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Friday, September 27, 2013

Unity3D Tutorial Requests 1: The Colour Picker

This is the start of a new series where I do a tutorial based on what you guys request. This request was for the ability to choose the colour of an object through a colour picker, and this is what I came up with. A very basic colour swapping script, and also a slighty more advanced script that uses vertex colours instead of the material colours.

I created a video tutorial that can be seen here. The text version is right underneath.


Now before you start this tutorial, grab the resources HERE.

Once you import the resources, open up the level included with the package.

You should see 4 assets in your project window. A C# script, a texture, a shader and a material. For this first half of the tutorial, we are only going to be using the script and the texture. You'll get a warning from the shader, but that is OK, because we will be fixing that in the second half.


Now open up the ChangeColour script so we can fill it out, and change the colour of the cube in the scene.

using UnityEngine;
using System.Collections;

public class ChangeColour : MonoBehaviour
{
    //Before we start, we need to store some variables that can be accessed in the editor, and can be used throughout the script.

    //Our first variable will be the texture displayed on the screen, so we can choose the colour from it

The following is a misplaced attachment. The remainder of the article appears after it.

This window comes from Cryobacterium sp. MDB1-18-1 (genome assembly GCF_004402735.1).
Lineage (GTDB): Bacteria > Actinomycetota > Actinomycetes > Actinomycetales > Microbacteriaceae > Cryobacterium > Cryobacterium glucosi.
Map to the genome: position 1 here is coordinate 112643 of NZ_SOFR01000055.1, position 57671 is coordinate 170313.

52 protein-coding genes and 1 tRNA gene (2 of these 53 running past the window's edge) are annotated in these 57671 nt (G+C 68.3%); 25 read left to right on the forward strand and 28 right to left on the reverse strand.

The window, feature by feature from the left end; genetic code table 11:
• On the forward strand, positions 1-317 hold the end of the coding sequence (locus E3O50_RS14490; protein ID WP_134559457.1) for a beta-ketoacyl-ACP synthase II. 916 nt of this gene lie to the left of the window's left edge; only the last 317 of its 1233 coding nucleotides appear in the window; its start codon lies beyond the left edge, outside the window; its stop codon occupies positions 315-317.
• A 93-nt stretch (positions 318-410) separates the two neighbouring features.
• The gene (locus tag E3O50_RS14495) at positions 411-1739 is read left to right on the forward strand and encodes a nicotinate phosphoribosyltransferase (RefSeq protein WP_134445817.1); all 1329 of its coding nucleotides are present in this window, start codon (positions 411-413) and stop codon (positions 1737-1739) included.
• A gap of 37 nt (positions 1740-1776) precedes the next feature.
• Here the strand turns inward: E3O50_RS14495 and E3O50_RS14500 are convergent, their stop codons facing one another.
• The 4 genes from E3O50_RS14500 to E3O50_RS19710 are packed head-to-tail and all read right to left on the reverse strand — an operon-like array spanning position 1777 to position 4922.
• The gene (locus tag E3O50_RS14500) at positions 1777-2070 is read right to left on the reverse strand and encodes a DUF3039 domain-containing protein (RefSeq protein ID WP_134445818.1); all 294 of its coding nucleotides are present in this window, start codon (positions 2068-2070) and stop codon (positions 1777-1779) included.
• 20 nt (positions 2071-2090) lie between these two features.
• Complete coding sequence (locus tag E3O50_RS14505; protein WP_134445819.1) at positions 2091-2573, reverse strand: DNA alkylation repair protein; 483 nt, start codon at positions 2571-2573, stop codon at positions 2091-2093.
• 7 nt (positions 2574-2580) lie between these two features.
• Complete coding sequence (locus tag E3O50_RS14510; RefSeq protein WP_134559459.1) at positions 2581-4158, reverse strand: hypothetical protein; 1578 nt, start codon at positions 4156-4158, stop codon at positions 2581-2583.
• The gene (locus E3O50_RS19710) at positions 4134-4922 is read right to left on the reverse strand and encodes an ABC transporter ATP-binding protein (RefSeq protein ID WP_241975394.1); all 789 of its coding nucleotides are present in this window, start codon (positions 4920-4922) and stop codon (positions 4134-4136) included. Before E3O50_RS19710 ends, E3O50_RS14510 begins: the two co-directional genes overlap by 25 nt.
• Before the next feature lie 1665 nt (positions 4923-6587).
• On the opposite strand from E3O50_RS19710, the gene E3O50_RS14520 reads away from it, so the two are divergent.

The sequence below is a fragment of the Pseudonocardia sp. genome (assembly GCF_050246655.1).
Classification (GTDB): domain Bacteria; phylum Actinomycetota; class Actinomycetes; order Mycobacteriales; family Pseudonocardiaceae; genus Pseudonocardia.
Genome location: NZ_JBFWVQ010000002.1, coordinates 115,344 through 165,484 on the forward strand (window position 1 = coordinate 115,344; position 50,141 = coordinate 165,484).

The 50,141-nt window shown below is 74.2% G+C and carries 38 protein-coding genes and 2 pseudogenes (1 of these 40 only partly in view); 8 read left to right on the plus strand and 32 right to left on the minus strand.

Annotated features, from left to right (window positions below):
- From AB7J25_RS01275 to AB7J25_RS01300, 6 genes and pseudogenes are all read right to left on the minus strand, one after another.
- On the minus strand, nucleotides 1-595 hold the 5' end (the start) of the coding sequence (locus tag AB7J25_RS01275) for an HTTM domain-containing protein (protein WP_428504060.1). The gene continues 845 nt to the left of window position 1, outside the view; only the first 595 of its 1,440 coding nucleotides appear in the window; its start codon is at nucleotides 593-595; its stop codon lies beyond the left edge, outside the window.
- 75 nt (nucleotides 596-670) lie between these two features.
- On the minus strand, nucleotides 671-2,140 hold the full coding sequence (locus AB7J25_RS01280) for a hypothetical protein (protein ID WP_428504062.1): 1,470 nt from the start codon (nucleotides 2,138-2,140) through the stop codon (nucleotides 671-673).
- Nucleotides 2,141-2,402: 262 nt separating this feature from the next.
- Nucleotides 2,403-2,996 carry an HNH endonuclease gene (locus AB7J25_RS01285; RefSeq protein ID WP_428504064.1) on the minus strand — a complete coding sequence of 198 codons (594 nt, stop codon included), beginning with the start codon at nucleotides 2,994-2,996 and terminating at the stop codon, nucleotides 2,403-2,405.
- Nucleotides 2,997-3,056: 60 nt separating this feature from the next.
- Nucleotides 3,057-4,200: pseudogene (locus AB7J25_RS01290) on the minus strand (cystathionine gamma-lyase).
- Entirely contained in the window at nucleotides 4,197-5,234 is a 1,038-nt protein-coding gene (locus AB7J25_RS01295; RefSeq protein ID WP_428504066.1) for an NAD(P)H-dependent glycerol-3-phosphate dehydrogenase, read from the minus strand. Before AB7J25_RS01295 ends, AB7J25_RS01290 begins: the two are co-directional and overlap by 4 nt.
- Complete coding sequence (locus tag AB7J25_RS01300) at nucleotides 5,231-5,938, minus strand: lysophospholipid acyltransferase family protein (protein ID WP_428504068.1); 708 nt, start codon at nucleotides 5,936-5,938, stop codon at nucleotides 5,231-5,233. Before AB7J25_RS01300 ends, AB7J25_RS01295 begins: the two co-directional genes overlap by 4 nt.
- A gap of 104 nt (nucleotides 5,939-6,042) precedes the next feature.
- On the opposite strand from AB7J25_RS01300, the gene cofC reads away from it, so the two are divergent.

public Texture2D colourTexture;
 
    //Next, we want to store the Renderer of the cube in the scene, this way we can change the colour of the material on it
    public Renderer colouredCube;

    //lastly we store a Rect that describes where our texture is going to be displayed on the screen.
    private Rect textureRect = new Rect (10, 10, 200, 200);

    //Now everything else is done within the OnGUI function.
    void OnGUI ()
    {
        //Simply just draw our texture in the position we gave it at the beginning
        GUI.DrawTexture (textureRect, colourTexture);

//We want to check what event is happening during OnGUI. In this case we want to check if the mouse button has been released, so that we know if the user clicked on the texture or not
        if (Event.current.type == EventType.MouseUp) {

            //get the mouse position
            Vector2 mousePosition = Event.current.mousePosition;

    //if the mouse position is outside the texture being displayed on the screen, just exit out because we dont want to do anything.
            if (mousePosition.x > textureRect.xMax || mousePosition.x < textureRect.x || mousePosition.y > textureRect.yMax || mousePosition.y < textureRect.y) {
                return;
            }

            //if we made it here, we know that the mouse is somewhere on the texture. Since we know this, we need to figure out a way to get the colour of the texture, wherever the mouse currently is. In order to do this, we need to calculate the UV coordinates of the mouse on the texture